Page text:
Clint Eastwood’s Jersey Boys hits a bunch of high notes
By Heather Nichols, Tawfik Zone Contributor
I have not seen the stage show, though I was a bit surprised when I found out Eastwood was directing this musical, but to my delight it all worked out quite well in the end. Yes I am well aware that Frankie Valli’s music is considered to be before my time but being with my mother and grandfather I probably knew most of his songs before I was 10.
As a film, Jersey Boys is a good effort and I give it a 7/10 for presenting an interesting blend of musical and bio-pic that does not completely fit into the conventional molds of either genre. With the exception of some pacing and editing issues, this film has a great look and sound to it. A must see for any fan of the Four Seasons’ music.
A smart decision on the film’s part was casting three of their leads (John Lloyd Young, Erich Bergen and Michael Lomenda) directly from the musical. The only exception to this was Vincent Piazza, best known for starring in The Sopranos and Boardwalk Empire, as Tommy DeVito. The story follows the founding and career of the group through name changes, romances, personal struggles and tragedy all blending into a narrative that as I said before doesn’t really fit either genre entirely.
The songs are peppered in a way that does not scream traditional musical such as Sweeney Todd where the narrative is moved along by song. In Jersey Boys the songs almost happen in a VH1 Behind the Music sort of way. It also breaks away from some of the bio-pic elements, particularly with a noir aspect where various members of the group address the audience directly, as I assume they do in the stage show.
My only major criticism in this is that sometimes the pacing gets broken in a weird way where nothing seems to be happening and then all of a sudden it’s off to the races. My only other issue, and this is because I’m an editor, is that the flashback inserted makes absolutely no sense. The only reason I could see it being there is if there was an intermission and they wanted to come back with a song, which may have happened in the stage show.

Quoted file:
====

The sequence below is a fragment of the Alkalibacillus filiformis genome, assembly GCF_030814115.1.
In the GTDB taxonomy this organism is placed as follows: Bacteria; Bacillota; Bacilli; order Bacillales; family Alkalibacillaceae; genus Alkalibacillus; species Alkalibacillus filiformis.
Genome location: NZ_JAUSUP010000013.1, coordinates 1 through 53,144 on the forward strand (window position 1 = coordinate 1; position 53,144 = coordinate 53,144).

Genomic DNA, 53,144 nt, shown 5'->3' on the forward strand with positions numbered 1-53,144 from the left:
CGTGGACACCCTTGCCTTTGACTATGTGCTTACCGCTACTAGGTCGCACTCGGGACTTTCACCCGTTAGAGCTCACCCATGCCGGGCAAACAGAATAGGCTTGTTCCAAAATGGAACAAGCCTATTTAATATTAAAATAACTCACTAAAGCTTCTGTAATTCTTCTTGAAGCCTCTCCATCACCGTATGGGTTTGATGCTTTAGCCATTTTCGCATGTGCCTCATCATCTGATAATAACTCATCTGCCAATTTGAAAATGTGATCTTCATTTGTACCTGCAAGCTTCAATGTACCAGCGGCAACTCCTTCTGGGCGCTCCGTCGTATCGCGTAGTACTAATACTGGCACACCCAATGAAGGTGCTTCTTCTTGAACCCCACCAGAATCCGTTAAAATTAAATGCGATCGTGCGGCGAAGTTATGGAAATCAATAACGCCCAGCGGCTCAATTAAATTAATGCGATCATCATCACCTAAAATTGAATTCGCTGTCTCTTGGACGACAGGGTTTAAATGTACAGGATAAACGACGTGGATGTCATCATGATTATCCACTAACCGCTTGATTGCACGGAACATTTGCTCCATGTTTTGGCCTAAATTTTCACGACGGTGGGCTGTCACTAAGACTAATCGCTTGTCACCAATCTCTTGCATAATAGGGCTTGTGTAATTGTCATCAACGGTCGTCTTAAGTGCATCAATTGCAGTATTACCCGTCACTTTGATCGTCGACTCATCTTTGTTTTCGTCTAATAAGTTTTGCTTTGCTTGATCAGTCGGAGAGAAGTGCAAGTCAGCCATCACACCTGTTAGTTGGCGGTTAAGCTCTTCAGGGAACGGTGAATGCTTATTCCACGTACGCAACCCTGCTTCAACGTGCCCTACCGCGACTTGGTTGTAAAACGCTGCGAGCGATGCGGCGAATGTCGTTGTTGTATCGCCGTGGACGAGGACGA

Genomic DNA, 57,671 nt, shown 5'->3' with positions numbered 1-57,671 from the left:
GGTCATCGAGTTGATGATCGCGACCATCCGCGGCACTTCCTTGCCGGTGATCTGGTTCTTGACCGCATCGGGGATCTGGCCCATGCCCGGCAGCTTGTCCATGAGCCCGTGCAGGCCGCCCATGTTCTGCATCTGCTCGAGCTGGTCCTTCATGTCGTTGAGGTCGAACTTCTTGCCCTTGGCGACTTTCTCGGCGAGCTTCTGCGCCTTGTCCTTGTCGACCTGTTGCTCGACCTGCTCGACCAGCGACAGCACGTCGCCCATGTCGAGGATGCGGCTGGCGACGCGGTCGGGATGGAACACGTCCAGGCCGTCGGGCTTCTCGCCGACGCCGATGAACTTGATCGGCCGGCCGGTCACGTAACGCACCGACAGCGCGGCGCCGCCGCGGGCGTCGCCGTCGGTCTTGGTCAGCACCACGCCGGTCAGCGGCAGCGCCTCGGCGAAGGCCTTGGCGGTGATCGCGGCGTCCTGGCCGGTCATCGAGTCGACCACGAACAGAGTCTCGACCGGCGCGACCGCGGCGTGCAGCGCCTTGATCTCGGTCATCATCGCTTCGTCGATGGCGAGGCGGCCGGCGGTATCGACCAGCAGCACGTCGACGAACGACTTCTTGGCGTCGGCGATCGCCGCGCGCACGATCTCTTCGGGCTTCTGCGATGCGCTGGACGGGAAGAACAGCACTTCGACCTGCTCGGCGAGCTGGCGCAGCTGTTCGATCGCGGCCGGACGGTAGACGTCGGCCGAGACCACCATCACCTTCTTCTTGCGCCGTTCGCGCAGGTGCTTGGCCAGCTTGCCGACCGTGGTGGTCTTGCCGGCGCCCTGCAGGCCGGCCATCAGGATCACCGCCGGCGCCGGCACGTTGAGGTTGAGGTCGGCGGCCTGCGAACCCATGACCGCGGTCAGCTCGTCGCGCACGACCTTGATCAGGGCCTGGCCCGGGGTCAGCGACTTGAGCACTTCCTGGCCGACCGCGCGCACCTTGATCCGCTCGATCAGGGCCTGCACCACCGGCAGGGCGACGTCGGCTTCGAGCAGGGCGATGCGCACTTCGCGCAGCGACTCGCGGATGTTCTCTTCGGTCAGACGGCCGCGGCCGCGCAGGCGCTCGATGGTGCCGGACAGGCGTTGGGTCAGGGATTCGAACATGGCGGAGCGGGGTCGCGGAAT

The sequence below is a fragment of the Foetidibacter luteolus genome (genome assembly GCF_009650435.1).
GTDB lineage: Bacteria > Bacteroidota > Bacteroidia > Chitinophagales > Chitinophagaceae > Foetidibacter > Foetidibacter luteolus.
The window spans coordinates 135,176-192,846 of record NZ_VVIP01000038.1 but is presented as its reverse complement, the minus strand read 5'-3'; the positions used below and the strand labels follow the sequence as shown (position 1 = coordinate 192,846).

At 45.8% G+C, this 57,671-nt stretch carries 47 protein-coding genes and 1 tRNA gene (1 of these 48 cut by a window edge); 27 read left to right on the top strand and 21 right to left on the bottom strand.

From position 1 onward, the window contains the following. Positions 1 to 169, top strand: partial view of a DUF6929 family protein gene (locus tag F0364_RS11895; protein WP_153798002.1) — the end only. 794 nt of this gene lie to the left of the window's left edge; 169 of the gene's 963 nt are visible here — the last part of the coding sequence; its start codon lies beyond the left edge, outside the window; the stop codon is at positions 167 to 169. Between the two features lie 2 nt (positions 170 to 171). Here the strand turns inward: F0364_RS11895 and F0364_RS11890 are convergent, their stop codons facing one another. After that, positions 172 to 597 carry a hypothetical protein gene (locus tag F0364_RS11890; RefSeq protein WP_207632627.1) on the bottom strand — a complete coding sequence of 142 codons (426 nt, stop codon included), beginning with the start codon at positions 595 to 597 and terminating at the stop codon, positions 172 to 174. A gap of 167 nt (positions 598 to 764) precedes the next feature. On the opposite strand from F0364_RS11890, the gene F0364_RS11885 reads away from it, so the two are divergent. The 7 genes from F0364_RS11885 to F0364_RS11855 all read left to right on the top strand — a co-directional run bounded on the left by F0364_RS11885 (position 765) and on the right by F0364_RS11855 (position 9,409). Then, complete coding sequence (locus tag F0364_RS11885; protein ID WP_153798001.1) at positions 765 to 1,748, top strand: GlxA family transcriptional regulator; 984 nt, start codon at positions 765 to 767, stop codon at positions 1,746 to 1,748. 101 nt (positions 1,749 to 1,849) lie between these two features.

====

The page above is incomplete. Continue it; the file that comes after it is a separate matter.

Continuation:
I have no idea who was in charge of mixing the audio but the horns and saxophones were not always properly miked which lead to some notes that just sounded off to me. But I’m still glad they did live music in favor of dubbing over giving it a realistic feeling that many movie musicals don’t have.
This film really was a treat that exceeded my own personal expectations and it impressed my mother, who let me tell you is really not a fan of musicals so that is saying something. I’m able to talk about this film without spoilers which is a nice change of pace.
If you don’t know anything about Valli’s personal life this film will give you a little glimpse, which is at times funny and other times poignantly shows the double edged sword he experienced from achieving fame. For the most part the film is accurate except for a couple little details with Tommy’s character that have been altered. Other than those missteps the screenplay is pretty solid.
I had the privilege to provide captions for a TV interview with Frankie Valli, who at that point hadn’t seen the film. Just from hearing the real voice and comparing it to Young who portrays him in the film and on the stage, Young absolutely nailed it. I will end by saying that Clint makes a very subtle cameo in the film. There is a moment when the band members are watching Rawhide on the TV so keep an eye out for that.